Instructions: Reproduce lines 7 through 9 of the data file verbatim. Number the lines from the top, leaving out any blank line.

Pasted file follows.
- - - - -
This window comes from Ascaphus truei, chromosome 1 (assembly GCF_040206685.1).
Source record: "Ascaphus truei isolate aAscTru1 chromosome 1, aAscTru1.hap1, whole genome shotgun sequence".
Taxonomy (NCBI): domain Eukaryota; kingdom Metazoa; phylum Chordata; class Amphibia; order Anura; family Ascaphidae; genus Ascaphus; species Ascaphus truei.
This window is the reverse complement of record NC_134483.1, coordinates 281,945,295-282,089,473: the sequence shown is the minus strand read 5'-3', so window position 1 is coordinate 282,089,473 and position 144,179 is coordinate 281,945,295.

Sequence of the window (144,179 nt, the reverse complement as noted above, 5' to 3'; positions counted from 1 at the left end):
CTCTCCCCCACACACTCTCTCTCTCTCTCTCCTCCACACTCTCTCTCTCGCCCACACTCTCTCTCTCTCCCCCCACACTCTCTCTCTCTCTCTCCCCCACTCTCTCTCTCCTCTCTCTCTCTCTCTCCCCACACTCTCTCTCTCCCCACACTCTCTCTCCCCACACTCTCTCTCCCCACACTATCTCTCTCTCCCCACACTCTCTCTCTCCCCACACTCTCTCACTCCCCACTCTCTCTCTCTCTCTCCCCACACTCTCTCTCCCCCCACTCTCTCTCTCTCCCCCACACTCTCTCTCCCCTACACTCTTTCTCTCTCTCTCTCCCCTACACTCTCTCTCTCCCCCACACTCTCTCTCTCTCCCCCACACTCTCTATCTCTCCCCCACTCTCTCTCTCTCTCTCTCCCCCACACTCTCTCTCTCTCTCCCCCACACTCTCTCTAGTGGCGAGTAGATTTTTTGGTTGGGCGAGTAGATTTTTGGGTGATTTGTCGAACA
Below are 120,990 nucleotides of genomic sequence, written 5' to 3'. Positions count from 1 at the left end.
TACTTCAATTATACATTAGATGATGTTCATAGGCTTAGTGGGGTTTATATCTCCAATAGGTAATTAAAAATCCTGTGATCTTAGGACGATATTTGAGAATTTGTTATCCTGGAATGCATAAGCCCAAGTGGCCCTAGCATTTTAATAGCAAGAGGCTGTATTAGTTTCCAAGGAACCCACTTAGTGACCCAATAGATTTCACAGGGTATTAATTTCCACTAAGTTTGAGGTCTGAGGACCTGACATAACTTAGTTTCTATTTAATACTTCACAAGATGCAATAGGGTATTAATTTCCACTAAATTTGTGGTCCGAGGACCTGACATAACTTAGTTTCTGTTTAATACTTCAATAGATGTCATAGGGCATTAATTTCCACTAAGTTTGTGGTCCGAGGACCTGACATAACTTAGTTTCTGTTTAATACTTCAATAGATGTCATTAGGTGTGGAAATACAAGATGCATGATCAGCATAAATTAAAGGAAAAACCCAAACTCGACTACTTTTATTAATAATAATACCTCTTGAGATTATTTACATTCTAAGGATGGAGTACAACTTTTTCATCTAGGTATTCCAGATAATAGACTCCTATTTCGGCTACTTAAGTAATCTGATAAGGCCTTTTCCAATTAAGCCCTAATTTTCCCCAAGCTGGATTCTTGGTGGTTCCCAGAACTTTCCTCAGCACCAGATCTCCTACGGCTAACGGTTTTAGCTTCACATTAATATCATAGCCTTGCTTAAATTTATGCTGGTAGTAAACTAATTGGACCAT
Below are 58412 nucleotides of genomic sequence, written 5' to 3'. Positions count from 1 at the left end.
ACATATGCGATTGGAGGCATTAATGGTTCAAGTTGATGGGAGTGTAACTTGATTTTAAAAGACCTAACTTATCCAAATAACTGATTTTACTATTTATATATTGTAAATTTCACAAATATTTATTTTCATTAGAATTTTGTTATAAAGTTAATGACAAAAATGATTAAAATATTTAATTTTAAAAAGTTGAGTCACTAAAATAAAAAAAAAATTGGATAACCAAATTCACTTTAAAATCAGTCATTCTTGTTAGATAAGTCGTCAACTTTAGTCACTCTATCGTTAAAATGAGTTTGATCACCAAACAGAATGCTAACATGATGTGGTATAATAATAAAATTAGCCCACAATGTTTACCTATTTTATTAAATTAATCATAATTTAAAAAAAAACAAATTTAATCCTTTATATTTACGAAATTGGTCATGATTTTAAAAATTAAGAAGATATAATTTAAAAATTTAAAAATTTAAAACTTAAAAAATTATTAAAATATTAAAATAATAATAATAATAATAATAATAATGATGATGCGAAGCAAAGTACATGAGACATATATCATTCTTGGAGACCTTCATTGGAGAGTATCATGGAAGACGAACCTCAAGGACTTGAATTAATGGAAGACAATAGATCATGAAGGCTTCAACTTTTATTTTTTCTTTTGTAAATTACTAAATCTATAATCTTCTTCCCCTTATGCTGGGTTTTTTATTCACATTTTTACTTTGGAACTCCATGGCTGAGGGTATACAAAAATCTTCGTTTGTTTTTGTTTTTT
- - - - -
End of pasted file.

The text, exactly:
Below are 120,990 nucleotides of genomic sequence, written 5' to 3'. Positions count from 1 at the left end.
TACTTCAATTATACATTAGATGATGTTCATAGGCTTAGTGGGGTTTATATCTCCAATAGGTAATTAAAAATCCTGTGATCTTAGGACGATATTTGAGAATTTGTTATCCTGGAATGCATAAGCCCAAGTGGCCCTAGCATTTTAATAGCAAGAGGCTGTATTAGTTTCCAAGGAACCCACTTAGTGACCCAATAGATTTCACAGGGTATTAATTTCCACTAAGTTTGAGGTCTGAGGACCTGACATAACTTAGTTTCTATTTAATACTTCACAAGATGCAATAGGGTATTAATTTCCACTAAATTTGTGGTCCGAGGACCTGACATAACTTAGTTTCTGTTTAATACTTCAATAGATGTCATAGGGCATTAATTTCCACTAAGTTTGTGGTCCGAGGACCTGACATAACTTAGTTTCTGTTTAATACTTCAATAGATGTCATTAGGTGTGGAAATACAAGATGCATGATCAGCATAAATTAAAGGAAAAACCCAAACTCGACTACTTTTATTAATAATAATACCTCTTGAGATTATTTACATTCTAAGGATGGAGTACAACTTTTTCATCTAGGTATTCCAGATAATAGACTCCTATTTCGGCTACTTAAGTAATCTGATAAGGCCTTTTCCAATTAAGCCCTAATTTTCCCCAAGCTGGATTCTTGGTGGTTCCCAGAACTTTCCTCAGCACCAGATCTCCTACGGCTAACGGTTTTAGCTTCACATTAATATCATAGCCTTGCTTAAATTTATGCTGGTAGTAAACTAATTGGACCAT
Below are 58412 nucleotides of genomic sequence, written 5' to 3'. Positions count from 1 at the left end.